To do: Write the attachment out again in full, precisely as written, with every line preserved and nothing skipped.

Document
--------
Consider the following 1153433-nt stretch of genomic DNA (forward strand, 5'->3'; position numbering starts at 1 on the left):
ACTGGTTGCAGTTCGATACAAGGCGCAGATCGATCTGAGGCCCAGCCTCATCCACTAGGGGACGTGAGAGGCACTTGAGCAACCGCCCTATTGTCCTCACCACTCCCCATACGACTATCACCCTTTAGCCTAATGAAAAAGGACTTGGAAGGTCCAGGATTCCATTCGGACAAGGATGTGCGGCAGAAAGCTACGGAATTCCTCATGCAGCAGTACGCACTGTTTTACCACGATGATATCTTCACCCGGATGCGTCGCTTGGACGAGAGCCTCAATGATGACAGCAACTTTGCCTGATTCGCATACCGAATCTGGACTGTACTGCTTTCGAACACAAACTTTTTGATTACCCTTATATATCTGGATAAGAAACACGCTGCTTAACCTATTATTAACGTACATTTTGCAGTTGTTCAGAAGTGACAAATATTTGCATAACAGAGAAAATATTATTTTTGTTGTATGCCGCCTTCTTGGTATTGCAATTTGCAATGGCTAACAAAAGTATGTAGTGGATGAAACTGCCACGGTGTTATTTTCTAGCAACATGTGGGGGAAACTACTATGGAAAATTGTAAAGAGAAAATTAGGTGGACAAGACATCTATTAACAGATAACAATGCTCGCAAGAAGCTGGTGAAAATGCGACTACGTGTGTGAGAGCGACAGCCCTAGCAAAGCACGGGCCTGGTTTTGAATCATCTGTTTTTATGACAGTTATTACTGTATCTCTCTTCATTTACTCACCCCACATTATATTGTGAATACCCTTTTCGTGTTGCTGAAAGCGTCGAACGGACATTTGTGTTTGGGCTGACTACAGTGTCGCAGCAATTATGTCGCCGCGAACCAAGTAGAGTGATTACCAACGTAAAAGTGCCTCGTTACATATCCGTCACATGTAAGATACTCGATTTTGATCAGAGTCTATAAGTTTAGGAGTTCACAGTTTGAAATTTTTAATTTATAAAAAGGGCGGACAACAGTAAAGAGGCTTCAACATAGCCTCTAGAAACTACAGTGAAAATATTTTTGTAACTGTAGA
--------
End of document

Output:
Consider the following 1153433-nt stretch of genomic DNA (forward strand, 5'->3'; position numbering starts at 1 on the left):
ACTGGTTGCAGTTCGATACAAGGCGCAGATCGATCTGAGGCCCAGCCTCATCCACTAGGGGACGTGAGAGGCACTTGAGCAACCGCCCTATTGTCCTCACCACTCCCCATACGACTATCACCCTTTAGCCTAATGAAAAAGGACTTGGAAGGTCCAGGATTCCATTCGGACAAGGATGTGCGGCAGAAAGCTACGGAATTCCTCATGCAGCAGTACGCACTGTTTTACCACGATGATATCTTCACCCGGATGCGTCGCTTGGACGAGAGCCTCAATGATGACAGCAACTTTGCCTGATTCGCATACCGAATCTGGACTGTACTGCTTTCGAACACAAACTTTTTGATTACCCTTATATATCTGGATAAGAAACACGCTGCTTAACCTATTATTAACGTACATTTTGCAGTTGTTCAGAAGTGACAAATATTTGCATAACAGAGAAAATATTATTTTTGTTGTATGCCGCCTTCTTGGTATTGCAATTTGCAATGGCTAACAAAAGTATGTAGTGGATGAAACTGCCACGGTGTTATTTTCTAGCAACATGTGGGGGAAACTACTATGGAAAATTGTAAAGAGAAAATTAGGTGGACAAGACATCTATTAACAGATAACAATGCTCGCAAGAAGCTGGTGAAAATGCGACTACGTGTGTGAGAGCGACAGCCCTAGCAAAGCACGGGCCTGGTTTTGAATCATCTGTTTTTATGACAGTTATTACTGTATCTCTCTTCATTTACTCACCCCACATTATATTGTGAATACCCTTTTCGTGTTGCTGAAAGCGTCGAACGGACATTTGTGTTTGGGCTGACTACAGTGTCGCAGCAATTATGTCGCCGCGAACCAAGTAGAGTGATTACCAACGTAAAAGTGCCTCGTTACATATCCGTCACATGTAAGATACTCGATTTTGATCAGAGTCTATAAGTTTAGGAGTTCACAGTTTGAAATTTTTAATTTATAAAAAGGGCGGACAACAGTAAAGAGGCTTCAACATAGCCTCTAGAAACTACAGTGAAAATATTTTTGTAACTGTAGA